by Rob S
Here is a description of the evolution of our ego, followed by Sigmund’s Freud’s disclosure of its purpose. From an evolutionary perspective, ego is surmised to have evolved from self-awareness. Self-awareness is particularly advantageous for social animals like us — humans. It gives us an idea about our strengths, weaknesses, our role and position in the society and also to understand other’s behavior. When Freud developed psychoanalytic theory, he used the German word es (Ego in English) to describe the part of the self that is responsible for decision making.
I understand our ego is an inherited filter that protects us from outside hazards and perilous internal decisions. Without our egos humans could never have survived the slings and arrows of time. Our ego is to be considered a benevolent human psychological component. As Dr. Freud explained, it is a thought filter—a decision making apparatus.
Although this may seem an unusual glowing report for which is often given an extremely bad rap around the AA tables, we can experience a benevolent healthy ego that keeps us happy, joyous and free (Alcoholics Anonymous, p. 133). However, our egos sometimes may go out of whack and become disastrous to us and to our fellows:
An inspired ego filter takes precedence over the fear and destructive behavior of the secular driven ego
The secular driven ego filter that lives in deep fear and elevates ordinary situations out of proportion. We begin to consider ourselves big shots (egomaniacs), unable to see another’s point of view, often insulting, uncaring of others, self-centered to the max, and all the rest of it. We can easily see how this dangerous disorder can lead alcoholics to that first drink.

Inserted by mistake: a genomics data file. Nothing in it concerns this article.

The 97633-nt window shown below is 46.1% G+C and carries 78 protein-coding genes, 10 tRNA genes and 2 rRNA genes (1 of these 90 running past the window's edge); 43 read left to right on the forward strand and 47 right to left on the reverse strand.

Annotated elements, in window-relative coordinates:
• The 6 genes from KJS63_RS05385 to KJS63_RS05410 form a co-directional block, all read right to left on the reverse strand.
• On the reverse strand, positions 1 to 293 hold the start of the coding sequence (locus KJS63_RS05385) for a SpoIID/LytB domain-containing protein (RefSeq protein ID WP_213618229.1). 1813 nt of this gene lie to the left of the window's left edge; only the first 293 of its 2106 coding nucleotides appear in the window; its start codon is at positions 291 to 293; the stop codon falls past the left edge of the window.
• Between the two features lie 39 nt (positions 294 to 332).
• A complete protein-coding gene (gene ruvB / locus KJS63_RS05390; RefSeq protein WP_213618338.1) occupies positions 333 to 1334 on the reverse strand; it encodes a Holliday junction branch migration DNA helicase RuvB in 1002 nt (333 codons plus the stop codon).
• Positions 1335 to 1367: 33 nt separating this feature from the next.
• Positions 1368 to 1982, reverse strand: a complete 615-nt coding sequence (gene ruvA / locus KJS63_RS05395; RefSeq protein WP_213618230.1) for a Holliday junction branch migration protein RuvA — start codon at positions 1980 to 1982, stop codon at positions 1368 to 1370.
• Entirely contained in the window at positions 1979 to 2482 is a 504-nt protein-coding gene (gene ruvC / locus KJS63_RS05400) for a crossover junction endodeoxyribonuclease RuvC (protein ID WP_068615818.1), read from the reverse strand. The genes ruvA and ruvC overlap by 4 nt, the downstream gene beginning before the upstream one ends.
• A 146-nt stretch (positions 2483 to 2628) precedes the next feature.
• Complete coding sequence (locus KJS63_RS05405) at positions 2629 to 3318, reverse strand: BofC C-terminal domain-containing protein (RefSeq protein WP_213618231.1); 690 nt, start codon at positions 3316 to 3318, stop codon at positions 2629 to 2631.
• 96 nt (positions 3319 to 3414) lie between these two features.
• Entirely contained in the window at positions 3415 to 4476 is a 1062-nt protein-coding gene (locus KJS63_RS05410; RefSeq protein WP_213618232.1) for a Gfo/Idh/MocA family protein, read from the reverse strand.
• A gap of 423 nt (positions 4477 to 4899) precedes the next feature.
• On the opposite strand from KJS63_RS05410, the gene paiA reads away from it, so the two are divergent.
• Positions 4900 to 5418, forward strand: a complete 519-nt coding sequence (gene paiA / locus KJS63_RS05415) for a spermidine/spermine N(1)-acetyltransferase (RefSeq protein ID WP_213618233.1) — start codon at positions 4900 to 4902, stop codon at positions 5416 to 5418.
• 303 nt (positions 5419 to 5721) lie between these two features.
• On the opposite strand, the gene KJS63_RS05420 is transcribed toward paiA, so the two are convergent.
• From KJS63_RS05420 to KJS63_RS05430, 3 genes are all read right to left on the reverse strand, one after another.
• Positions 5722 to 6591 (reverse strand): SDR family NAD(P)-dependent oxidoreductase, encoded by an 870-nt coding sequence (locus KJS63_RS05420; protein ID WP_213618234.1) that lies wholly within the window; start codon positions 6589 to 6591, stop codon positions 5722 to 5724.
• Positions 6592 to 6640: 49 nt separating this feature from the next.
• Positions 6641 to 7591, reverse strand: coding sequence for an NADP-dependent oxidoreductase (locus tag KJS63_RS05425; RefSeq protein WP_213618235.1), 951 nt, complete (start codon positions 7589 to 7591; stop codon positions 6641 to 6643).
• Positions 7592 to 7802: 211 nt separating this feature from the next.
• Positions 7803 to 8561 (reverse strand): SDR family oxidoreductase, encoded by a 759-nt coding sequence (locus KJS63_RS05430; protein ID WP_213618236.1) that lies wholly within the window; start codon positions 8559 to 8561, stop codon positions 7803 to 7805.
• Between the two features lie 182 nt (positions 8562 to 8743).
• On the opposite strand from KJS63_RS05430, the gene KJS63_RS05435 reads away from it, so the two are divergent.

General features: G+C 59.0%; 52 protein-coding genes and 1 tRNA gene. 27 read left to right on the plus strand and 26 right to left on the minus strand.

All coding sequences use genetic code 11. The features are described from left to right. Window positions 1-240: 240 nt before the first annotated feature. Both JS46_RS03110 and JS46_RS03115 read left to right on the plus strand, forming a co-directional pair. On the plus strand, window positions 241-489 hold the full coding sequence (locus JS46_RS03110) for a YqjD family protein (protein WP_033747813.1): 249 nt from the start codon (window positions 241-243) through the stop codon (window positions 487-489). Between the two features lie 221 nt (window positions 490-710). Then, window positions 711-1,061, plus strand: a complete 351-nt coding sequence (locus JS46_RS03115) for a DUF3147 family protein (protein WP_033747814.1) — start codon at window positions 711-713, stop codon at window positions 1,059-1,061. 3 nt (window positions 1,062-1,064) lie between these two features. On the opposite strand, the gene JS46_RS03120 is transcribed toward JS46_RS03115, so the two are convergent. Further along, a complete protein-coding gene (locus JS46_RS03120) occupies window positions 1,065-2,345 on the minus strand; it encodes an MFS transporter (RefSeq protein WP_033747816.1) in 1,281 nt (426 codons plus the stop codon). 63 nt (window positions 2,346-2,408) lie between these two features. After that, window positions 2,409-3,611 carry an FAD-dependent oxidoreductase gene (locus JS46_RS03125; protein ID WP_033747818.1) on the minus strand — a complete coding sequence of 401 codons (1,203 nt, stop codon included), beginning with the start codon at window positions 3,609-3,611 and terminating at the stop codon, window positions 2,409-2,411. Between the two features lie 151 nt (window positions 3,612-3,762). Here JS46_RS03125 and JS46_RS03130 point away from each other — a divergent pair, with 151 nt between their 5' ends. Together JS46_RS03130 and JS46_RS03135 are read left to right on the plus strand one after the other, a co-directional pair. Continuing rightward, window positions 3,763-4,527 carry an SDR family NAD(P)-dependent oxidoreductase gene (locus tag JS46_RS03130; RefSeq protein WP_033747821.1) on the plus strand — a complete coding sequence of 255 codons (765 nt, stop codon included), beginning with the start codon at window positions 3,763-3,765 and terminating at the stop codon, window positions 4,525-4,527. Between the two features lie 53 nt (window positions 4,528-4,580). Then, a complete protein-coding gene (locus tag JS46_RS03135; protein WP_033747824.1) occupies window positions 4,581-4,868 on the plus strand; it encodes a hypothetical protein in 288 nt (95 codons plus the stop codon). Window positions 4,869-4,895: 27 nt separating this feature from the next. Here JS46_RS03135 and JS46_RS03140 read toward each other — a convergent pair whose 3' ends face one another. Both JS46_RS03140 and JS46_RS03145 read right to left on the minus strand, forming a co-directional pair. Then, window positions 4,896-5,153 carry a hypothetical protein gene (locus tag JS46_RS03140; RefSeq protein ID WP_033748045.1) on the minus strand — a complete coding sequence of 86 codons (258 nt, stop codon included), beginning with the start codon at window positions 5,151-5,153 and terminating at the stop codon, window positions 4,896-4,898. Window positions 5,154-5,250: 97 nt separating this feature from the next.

As the result of living the Twelve Steps, an inspired ego filter takes precedence over the fear and destructive behavior of the secular driven ego. The problem (mental obsession) has been removed. It does not exist for us so long as we remain in a fit spiritual condition (Alcoholics Anonymous, p. 85).
I have a choice
My mental obsession has been removed although I have not remained in a fit spiritual condition every day though many years. Appendix II, Spiritual Experience, tells that we can have a personality change sufficient, “just enough” to bring about recovery from alcoholism (Alcoholics Anonymous, p. 567). In other words, my ego does not have to be one-hundred present on-the-beam of happy destiny all the time. Of, course it would be impossible to be free from lurking subconscious drunken monkey demons crashing into the alcoholic’s conscious mind.
But then, isn’t that what Step Ten is all about? It tells us when these things crop up to ask God for help, to discuss with another person, make amends if we have harmed anyone and turn our thoughts to someone we can help. I notice that when I really do this, my ego filter returns to a “God Inspired” condition (Twelve Steps and Twelve Traditions, Step 10). My self-propelled ego remains confined and I reman free. Is ego good or bad? I have a choice.